I tried to get into the Heron Kinga but found it really quite difficult. At 15% of the way in I've decided not to continue. 
There are a lot of points of view very early on which makes the story hard to follow and boring as you are reading about characters you have no vested interest in. 
Alessia is an interesting character and could have had an intriguing storyline but there is very little of her in the beginning. I find this odd as I believe she is supposed to be the protagonist. 
If the story simply followed Alessia for longer to get the reader grounded in the world and plot I think I would have been more willing to continue.
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The strong and willful heroine of this epic heroic fantasy, Alessia, reminds me of two strong women in Michael Swanwick's IN THE DRIFT,  which I had just read. All three are leaders by nature as well as design, healers, women to whom followers naturally gravitate,  women who risk their lives for their righteous causes. It's refreshing to me to discover women characters in such roles in fantasy, science fiction,  and apocalyptic speculative fiction.
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I wanted to enjoy this book, the premise was good and the cover is gorgeous. I got fed up of the characters lack of decisions and always uhming and aging.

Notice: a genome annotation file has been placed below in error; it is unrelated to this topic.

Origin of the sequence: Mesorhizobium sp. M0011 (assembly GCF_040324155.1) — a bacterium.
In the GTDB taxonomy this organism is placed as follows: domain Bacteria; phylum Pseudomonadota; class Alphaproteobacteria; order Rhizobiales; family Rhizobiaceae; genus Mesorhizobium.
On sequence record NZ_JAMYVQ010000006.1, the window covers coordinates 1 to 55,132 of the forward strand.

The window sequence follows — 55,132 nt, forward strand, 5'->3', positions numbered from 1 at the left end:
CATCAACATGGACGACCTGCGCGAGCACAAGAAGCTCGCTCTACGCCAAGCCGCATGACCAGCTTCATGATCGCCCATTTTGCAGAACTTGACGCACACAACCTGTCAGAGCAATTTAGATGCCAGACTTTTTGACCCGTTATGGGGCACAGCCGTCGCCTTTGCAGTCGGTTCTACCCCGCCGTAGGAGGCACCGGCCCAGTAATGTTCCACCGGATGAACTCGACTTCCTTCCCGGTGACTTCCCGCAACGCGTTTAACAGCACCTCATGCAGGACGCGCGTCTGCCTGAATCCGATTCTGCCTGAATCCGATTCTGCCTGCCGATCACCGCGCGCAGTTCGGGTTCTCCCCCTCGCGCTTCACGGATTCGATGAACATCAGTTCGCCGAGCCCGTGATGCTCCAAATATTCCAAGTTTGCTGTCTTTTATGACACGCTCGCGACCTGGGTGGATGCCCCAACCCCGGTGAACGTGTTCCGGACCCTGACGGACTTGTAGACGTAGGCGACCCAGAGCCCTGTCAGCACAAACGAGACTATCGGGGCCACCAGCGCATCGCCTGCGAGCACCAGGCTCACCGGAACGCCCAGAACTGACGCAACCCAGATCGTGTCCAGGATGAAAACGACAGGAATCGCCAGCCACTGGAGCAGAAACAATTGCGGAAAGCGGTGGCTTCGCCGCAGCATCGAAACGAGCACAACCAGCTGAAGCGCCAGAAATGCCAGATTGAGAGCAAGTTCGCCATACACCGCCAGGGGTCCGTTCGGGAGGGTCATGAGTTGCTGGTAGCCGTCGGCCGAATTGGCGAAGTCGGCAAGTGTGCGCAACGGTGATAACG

The first half of the book was pure world building with the story only starting in the second half which was frustrating.
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The first chapter set up a lot of potential, but the rest of the story unfortunately didn't follow through, in my opinion. The main character Alessia lives at a temple turned sanctuary while a war is going. The temple refuses to take sides in the war that's dragged on for years with no end in sight, tending to the injured from both sides. Food and supplies are low. The temple is attacked for not taking sides. Alessia refuses to accept the brutality as inevitable. With no knowledge of war, fighting, or how to use weapons, she departs the temple to try to do something about it. This is where it falls apart.

In her travels, she picks up strays like herself who have far more experience with war, who eventually call themselves The Heron Kings. Unfortunately, everyone kept getting mixed up in my head. There wasn't a lot of substance to the main cast, and Alessia's first stray, who seems the most interesting, is too hungry for bloodshed to be considered a 'good guy'. Some of the minor characters were more interesting, even if they were the villains who were meant to be hated (which I did).

I also felt the author took the 'adult' part of 'adult fantasy' to the extreme in some places. Swearing, fine. Implied rape, okaaaaaay I can skirt that I guess. But the constant implied rape, and intense violence made me uncomfortable. Yes rape happens during war but it doesn't have to be mentioned more than a few times.